At this point I launched into a second impassioned speech telling Cory to NOT let the other guy leave the scene of the accident. (Apparently the “landed in a ditch” part of the story was not registering.)

“Take a picture of his driver’s license, license plate, insurance card, your truck… EVERYTHING.”

Cory quickly hung up stammering something about needing to get his truck off the road. WHAAATTT?? !

Ed and Cory were both stranded and while Cory’s truck was not drivable, Ed seemed to be not reachable, and I was 40 minutes north of the accident.

It’s a mixture of feeling sick, relieved and very emotional all at the same time.

I got back on the highway heading south toward Cory while trying to reach Ed. About 15 minutes down the road, Cory called, letting me know a fireman had tweaked the back end of his truck and he was able to keep driving toward his dad. He again assured me that although his head had snapped forward and then back, he had not hit it against anything and felt fine.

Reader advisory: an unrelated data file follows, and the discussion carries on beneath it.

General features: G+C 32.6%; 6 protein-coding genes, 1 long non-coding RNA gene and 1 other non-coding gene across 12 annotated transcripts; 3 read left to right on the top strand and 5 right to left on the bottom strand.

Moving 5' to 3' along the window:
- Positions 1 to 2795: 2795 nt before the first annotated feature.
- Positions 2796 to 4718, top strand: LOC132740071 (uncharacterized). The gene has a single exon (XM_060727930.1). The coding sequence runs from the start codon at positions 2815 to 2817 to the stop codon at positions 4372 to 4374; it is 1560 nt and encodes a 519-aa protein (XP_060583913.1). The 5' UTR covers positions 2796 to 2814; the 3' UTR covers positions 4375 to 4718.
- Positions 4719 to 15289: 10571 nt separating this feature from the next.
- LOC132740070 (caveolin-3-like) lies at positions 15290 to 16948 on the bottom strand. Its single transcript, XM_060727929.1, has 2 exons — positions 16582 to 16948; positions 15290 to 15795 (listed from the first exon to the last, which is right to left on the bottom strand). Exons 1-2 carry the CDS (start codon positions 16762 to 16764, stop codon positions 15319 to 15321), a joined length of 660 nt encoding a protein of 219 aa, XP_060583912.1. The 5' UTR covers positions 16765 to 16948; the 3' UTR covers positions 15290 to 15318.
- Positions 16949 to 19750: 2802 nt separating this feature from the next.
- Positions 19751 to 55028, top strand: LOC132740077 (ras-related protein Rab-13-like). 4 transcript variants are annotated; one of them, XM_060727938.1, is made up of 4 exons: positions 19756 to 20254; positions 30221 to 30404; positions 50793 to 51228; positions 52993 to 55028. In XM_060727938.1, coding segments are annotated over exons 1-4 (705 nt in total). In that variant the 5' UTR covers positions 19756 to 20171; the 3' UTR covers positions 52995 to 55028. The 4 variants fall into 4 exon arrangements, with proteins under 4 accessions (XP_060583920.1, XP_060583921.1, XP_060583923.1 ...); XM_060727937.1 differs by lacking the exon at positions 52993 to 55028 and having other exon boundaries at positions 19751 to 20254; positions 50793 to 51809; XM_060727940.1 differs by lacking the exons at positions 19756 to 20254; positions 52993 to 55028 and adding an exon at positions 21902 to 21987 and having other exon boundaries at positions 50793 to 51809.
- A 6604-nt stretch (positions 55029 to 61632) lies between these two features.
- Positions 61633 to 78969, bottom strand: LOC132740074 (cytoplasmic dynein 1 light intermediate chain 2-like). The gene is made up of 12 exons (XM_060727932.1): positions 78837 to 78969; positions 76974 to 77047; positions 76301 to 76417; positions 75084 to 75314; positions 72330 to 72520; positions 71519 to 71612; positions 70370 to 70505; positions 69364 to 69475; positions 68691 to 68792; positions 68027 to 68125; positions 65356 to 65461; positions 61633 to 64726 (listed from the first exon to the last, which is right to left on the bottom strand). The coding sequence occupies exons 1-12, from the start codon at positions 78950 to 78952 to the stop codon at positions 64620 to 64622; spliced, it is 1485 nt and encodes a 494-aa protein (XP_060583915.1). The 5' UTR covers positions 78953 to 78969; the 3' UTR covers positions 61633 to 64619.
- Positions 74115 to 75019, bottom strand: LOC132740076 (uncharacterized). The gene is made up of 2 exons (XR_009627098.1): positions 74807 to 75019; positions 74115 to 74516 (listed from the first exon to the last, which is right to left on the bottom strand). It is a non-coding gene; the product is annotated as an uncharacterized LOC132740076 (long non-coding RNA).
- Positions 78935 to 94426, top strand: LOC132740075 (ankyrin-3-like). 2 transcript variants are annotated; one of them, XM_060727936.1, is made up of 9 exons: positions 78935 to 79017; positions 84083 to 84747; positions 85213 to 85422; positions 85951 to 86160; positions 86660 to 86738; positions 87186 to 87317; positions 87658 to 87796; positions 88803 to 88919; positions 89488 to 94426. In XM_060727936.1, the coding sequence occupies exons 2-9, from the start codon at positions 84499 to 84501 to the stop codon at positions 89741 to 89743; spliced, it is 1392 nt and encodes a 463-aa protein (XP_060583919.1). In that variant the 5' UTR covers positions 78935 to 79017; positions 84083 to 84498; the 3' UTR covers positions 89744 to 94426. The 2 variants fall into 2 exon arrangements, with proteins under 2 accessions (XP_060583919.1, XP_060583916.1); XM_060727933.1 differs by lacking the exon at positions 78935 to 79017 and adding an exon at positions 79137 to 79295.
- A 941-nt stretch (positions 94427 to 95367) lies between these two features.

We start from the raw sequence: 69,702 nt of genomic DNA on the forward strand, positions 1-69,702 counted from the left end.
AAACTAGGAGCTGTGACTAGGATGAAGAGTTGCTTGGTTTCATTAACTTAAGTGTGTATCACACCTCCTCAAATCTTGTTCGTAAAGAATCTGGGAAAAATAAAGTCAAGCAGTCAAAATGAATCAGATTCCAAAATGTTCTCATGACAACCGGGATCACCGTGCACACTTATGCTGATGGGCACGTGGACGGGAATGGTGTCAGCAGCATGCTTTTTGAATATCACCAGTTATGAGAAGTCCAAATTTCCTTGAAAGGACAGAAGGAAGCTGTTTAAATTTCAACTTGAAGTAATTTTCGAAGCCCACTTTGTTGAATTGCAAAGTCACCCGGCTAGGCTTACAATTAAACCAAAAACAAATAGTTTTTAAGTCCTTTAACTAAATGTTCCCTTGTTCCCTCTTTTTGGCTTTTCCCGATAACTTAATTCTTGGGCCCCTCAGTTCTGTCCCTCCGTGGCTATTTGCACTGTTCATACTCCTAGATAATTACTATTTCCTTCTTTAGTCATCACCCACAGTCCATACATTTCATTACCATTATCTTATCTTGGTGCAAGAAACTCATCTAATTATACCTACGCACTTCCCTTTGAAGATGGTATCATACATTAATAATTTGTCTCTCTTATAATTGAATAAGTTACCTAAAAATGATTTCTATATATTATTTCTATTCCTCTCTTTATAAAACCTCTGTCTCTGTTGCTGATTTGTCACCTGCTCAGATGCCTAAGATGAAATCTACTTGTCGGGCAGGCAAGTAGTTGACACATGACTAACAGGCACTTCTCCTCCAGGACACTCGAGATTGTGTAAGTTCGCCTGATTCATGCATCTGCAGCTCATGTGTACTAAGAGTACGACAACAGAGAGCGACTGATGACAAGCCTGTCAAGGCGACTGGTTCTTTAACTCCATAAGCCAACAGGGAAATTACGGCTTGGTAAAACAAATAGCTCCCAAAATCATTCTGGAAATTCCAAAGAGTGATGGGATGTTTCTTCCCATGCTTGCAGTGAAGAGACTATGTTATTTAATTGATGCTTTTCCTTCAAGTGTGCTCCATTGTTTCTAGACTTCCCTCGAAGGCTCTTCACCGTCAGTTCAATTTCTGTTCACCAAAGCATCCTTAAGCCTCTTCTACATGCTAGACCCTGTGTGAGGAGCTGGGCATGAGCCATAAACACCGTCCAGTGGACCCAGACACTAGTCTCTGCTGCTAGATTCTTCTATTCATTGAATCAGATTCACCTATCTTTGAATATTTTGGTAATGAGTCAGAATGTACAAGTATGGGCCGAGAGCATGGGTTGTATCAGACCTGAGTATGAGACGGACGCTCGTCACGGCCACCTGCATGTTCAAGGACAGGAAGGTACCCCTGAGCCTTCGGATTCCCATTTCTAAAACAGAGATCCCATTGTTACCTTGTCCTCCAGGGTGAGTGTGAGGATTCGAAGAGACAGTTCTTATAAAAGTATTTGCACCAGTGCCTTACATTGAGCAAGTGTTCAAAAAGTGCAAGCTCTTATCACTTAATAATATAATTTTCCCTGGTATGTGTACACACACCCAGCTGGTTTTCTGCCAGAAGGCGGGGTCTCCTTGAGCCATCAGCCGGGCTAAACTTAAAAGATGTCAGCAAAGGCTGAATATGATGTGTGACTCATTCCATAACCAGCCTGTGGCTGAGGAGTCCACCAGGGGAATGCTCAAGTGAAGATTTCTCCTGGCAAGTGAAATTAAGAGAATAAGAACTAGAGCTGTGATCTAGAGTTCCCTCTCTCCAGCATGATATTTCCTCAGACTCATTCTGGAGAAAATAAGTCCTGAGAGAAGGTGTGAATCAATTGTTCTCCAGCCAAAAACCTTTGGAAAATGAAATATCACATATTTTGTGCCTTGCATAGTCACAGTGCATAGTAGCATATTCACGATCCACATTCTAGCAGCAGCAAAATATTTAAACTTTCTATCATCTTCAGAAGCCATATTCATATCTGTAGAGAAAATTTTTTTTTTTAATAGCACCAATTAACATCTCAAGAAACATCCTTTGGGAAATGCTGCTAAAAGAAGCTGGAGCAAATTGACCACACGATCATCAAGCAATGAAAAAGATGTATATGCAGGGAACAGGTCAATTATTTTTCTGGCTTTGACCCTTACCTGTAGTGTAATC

Ed was a bit shocked at what had transpired and super frustrated with his phone… not one text or voicemail had come through.

The guys slowly made their way home with Ed driving (I realize I don’t usually use slowly and Ed’s driving in the same sentence) and Cory sleeping. Cory seemed slightly dazed from all that happened and had a headache. He continued saying he was fine, just a bit shaken up and trying to process the last couple hours.